A cornerstone of the program is service; which can come in many varieties. Sponsorship, chairing or making coffee at meetings and even speaking to another alcoholic or addict on the phone all fall under the umbrella of service.
Recently a newcomer heard an old timer speak at a meeting where he told his story. A few days later the same newcomer heard the same old timer qualify at another meeting and tell essentially the same story. After the meeting was over, the newcomer approached the old timer about this. The old timer told him that in reality he had shared the same story dozens of times. Yet, whenever he was asked to speak he did so without reservation. He explained that we tell our story with the hope that another alcoholic or addict will be able to identify with it and it will help contribute to his or her sobriety. But we also tell our story to remind ourselves of what it was like before we entered the program. As addicts and alcoholics we constantly need to be reminded of what our life was like without a program and without fellowship. In that way we will never romanticize what it was like prior to entering AA, NA, or OA.
Personal Reflection: What parts of my story are important for me to remember?
Many shifts occur when people finally get it and enter the program. Obviously the first major shift was the giving up of our drug of choice. As a result, our lives began to dramatically improve. We started to pay better attention to our health and our doctors were very pleased with the results they were seeing. Our work environment became much more pleasant. Suddenly we were getting along much better with our co-workers. Our home life was on a much more even keel. Many of these changes rapidly occurred once we gave up drugs, alcohol, food or any other substance of choice.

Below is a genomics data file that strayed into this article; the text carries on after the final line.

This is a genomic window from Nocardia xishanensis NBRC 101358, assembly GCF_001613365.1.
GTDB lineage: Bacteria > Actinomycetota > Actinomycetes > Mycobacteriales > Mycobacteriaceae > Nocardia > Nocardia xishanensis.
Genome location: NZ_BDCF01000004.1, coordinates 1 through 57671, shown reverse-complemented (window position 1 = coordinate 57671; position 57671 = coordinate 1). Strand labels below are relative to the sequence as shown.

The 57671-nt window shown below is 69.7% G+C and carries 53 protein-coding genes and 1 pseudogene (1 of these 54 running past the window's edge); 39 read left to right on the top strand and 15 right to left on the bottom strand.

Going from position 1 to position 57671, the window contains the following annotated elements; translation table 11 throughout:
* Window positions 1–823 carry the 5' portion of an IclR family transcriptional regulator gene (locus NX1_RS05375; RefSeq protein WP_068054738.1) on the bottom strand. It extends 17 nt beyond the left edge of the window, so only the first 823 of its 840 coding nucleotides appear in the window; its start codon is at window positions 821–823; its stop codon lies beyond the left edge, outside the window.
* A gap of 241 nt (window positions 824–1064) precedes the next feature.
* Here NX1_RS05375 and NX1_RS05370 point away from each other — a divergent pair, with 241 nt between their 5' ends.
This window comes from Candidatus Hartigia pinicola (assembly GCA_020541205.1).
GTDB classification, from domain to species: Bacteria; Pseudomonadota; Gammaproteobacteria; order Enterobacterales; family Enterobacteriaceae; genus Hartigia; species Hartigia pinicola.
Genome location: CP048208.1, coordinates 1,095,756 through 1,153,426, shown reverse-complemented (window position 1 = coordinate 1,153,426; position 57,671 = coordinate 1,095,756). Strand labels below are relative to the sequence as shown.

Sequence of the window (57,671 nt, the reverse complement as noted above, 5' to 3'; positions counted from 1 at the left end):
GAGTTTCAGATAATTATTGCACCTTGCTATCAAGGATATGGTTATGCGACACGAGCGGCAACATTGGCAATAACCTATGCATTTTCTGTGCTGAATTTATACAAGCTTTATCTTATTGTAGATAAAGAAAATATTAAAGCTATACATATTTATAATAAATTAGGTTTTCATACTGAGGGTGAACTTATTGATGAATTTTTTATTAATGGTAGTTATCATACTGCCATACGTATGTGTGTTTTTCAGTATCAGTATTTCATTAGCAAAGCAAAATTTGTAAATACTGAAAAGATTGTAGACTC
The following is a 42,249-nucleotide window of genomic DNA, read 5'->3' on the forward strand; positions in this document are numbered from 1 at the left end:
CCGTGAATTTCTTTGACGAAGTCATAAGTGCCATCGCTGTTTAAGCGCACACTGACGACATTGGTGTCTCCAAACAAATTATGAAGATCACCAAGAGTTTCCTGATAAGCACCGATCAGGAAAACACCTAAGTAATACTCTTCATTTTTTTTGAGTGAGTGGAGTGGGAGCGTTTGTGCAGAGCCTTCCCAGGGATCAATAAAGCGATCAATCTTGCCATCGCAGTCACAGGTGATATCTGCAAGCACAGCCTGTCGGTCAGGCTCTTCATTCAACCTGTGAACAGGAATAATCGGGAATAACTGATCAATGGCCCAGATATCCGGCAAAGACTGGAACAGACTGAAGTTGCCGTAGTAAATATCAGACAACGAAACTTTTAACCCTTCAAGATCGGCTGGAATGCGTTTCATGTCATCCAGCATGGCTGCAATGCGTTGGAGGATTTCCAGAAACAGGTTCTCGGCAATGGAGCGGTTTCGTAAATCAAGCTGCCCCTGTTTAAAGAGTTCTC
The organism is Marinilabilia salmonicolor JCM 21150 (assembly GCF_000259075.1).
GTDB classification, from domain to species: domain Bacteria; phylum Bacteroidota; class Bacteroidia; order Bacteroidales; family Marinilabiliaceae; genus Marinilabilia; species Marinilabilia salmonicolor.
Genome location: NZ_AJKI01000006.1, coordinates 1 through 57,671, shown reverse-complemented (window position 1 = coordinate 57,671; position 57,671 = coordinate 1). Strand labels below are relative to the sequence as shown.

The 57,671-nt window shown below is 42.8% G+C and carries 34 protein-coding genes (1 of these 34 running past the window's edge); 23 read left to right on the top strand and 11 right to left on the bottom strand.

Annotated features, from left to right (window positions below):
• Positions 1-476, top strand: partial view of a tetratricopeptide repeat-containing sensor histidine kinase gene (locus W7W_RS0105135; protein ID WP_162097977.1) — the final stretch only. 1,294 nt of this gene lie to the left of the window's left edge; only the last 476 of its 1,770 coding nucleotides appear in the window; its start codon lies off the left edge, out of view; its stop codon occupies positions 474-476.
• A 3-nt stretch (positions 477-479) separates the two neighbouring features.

A different series of changes took place over a longer period of time. We began to learn about emotional sobriety. This caused a major shift in both our thinking and actions. In the past the focus had always been on ourselves. We really did believe that we were the center of the universe. We constantly clashed with others who had the same belief system. With sobriety we began to move away from a life of self centeredness to a life of service. The further away we were from being in the center the better our life became.
Personal Reflection: How far away from the center am I?
There are many reasons that people delay coming into the program. One of the most common is the feeling that “our” problems are unlike anyone else’s. How could a program which is so general in nature address our specific issues?
When we finally made it into the rooms we discovered two things. First, we were not terminally unique. We found we had a lot of identification with others in the program. For a long time we had walked around thinking we were the only one who had certain thoughts and feelings. As we immersed ourselves in the fellowship we found much commonality.
Second, it turned out that in some ways we were right in our belief about our individual uniqueness. At the same time we learned that the program was broad enough and robust enough to provide us with solutions to our individual needs. We chose to attend those meetings that best suited our makeup and temperament. We selected a sponsor who we were able to connect with on a deep level.
It was even ok to admit our wackier side and be able to laugh about it; and ultimately come to love ourselves for who we were.
Personal Reflection: How am I able to express my individuality in the program?